How much is pet insurance for cats?

While cat insurance cost and coverage can vary based on several factors, average plans for cats tend to range from $25 to $50 per month. You can also find less expensive coverage through certain providers. Lemonade boasts some of the most affordable cat insurance plans on the market with premiums starting as low as $10 a month.

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Choosing a pet insurance plan for your cat

There are many options available when choosing pet insurance for cats, but in general, you’ll be picking from one of three plan types:

  • Accident-only. Covers accidental injuries such as broken bones, falls, hit-by-car accidents, wounds, eye injuries, swallowed foreign objects, toxin ingestions, and more.
  • Accident and illness. Covers accidental injuries plus illnesses such as diabetes, kidney disease, thyroid disease, respiratory infections, urethral obstructions, arthritis, cancer, and more.
  • Wellness. Covers preventative care such as wellness exams, vaccines, parasite prevention, health screenings, dental cleanings, and more. Wellness plans are typically only offered as an add-on to accident and illness plans.

Overall, the best pet insurance for your cat will be based on the available plans (options can vary by state), what fits your cat's needs, and what fits your budget. As a general guideline, accident and illness plans are considered the best among cat health insurance coverage options. They cover a wide range of medical conditions and can save pet owners the most money over their lifetime.

If it fits your budget, adding a wellness plan can also be an excellent option for cat owners. Wellness care is essential when caring for indoor cats. Wellness exams and screenings can catch potential health problems early when they are typically more treatable.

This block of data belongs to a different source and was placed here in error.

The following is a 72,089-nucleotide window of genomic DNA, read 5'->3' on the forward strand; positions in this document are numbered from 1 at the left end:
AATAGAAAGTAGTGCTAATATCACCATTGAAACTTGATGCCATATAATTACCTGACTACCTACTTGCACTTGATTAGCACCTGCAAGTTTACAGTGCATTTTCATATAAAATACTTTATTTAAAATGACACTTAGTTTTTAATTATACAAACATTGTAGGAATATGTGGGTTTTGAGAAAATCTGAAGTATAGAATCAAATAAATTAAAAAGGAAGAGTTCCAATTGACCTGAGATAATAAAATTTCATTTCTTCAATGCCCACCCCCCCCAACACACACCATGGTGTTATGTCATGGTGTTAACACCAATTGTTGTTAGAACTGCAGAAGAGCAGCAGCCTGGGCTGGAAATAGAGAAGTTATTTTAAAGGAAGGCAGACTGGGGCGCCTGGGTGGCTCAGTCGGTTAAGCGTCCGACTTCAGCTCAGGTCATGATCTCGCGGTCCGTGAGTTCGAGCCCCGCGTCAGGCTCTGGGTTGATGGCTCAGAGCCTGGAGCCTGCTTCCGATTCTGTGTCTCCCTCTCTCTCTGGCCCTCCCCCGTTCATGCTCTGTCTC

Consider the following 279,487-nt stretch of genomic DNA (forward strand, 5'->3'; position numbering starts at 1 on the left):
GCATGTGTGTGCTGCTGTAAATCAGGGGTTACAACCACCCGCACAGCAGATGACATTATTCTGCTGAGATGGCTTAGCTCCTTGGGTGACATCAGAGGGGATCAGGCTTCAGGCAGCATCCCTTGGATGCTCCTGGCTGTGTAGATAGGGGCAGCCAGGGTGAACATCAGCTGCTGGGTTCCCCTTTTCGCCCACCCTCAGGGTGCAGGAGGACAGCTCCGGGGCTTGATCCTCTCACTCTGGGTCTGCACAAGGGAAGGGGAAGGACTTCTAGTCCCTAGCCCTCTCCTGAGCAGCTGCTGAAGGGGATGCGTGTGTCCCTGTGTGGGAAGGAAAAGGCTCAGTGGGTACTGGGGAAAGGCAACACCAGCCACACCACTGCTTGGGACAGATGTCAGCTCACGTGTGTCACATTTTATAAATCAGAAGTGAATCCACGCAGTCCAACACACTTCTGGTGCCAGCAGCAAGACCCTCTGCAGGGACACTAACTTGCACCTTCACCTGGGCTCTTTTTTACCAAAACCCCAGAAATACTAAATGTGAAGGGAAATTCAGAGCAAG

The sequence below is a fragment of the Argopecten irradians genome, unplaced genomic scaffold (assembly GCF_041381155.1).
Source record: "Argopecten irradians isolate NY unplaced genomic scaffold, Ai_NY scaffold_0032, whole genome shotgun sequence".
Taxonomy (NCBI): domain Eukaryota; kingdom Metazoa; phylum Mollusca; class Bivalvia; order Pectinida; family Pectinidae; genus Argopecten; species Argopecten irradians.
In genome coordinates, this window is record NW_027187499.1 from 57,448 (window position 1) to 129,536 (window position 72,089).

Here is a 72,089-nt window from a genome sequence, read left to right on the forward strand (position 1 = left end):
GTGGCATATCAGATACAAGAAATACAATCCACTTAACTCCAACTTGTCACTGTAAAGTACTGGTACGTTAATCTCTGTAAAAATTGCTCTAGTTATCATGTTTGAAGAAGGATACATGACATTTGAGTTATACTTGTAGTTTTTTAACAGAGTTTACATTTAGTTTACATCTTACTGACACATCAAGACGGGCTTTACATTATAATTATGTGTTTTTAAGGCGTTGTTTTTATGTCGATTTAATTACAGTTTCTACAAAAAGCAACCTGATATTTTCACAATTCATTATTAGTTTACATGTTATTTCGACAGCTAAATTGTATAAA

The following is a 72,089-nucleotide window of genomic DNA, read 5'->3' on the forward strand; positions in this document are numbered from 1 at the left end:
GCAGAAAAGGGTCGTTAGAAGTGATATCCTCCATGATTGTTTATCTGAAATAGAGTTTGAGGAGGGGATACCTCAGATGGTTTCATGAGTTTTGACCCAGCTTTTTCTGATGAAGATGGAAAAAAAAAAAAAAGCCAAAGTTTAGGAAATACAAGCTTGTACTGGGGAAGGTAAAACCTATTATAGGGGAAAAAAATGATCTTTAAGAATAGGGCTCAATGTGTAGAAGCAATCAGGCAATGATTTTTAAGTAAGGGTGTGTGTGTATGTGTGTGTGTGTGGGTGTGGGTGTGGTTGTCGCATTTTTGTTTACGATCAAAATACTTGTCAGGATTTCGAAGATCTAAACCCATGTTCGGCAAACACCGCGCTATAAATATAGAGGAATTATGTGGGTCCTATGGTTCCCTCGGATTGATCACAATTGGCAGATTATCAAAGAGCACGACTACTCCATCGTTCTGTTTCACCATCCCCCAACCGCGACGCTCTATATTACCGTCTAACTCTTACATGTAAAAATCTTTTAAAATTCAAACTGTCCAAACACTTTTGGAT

Tips for getting the most out of pet insurance for your cat

Pet insurance can be one of the best ways to save money on your cat’s veterinary care. Here are some tips for getting the most out of your plan.

Enroll early

The best time to get insurance for your pet is before they need it. Once your cat has an illness or injury, it might not be covered under a future plan due to pre-existing condition exclusions. Pet insurance premiums also become more expensive as your cat ages. Enrolling your cat early, preferably when they are still kittens, will help ensure they get the most coverage for the lowest price.

Shop around

There are more pet insurance options on the market than ever before. Many of these are customizable — letting you choose your deductible, reimbursement rate, and annual limits to tailor your plan to your budget. Take some time to shop around and get customized quotes so you can compare plans and pick the one that fits your needs best.

Consider the extras

Many pet insurance providers offer add-ons like wellness plans or extra coverage packages for prescription food and alternative treatments. Opting for a wellness plan can help keep you on track with preventative care and save money. Coverage for prescription food can be a valuable add-on if you have a cat at risk for kidney or urinary problems. Prescription diets are commonly used to help manage these conditions. Talk to your vet about your cat’s health risks and consider what add-ons, if any, would be beneficial.

Final thoughts

Indoor kittens and cats face health and wellness risks just as outdoor cats. It could be something like a flea or tick infestation if a family member carries them inside on their clothing or something serious like a urinary blockage. When weighing pet insurance options, consider a plan that's affordable and meets your and your pet's needs.